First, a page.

Rincón Roncancio, Mónica; Garzón Díaz, Fabio
July 2015
Revista Latinoamericana de Bioética;jul-dic2015, Vol. 15 Issue 2, p42
Academic Journal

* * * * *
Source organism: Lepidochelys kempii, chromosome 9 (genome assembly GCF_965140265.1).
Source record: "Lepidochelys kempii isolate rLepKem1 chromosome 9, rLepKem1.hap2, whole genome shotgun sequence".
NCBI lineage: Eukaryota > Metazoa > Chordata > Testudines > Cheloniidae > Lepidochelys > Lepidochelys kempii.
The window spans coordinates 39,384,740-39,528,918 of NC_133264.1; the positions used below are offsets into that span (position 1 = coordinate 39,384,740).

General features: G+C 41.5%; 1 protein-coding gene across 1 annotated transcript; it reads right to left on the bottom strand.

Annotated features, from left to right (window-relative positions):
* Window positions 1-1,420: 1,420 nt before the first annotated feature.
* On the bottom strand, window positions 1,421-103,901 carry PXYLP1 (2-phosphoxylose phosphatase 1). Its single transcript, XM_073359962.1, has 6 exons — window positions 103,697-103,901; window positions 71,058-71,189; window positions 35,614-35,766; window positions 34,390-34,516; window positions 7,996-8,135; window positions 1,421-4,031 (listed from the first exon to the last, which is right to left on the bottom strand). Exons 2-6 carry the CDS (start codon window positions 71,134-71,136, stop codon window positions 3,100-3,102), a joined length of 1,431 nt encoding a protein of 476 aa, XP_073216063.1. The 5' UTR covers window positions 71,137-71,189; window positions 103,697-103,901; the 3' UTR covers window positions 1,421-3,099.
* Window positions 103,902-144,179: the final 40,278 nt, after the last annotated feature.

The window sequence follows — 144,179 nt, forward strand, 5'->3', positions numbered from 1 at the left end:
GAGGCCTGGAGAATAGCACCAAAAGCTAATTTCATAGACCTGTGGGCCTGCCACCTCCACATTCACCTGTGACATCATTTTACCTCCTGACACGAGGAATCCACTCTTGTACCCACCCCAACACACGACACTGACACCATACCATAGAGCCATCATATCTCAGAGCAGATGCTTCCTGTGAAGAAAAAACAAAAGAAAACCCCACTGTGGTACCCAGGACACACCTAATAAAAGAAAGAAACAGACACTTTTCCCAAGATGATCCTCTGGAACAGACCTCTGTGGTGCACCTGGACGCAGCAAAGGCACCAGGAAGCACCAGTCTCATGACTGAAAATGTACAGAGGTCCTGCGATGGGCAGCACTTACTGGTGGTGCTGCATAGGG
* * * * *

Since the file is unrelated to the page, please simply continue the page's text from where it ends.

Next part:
Intensive Care Medicine experiences its best time. As Gracia says, "intensive care has come of age." Nobody questions such advances for patients that were considered hopeless days ago. However, it also gives some dizzying the change that has been made in the death management of such patients: the transition from a "natural" death to death "ruled by man." In this context, concepts take on new meaning as euthanasia, dysthanasia, futility, quality of life, dying with dignity and especially, the concept of retirement or limitation of life-sustaining treatment. This article discusses the ethical problems generated by implementing the limitations of life-sustaining treatment protocols in Intensive Care Units. The article is divided into 4 parts: 1. Terminological distinctions. 2. How to apply the limitation of life-sustaining treatment. 3. Limitation of life-sustaining treatment in special cases: pediatrics and disability. 4. The specific ethical problems of limitation of life-sustaining treatment.


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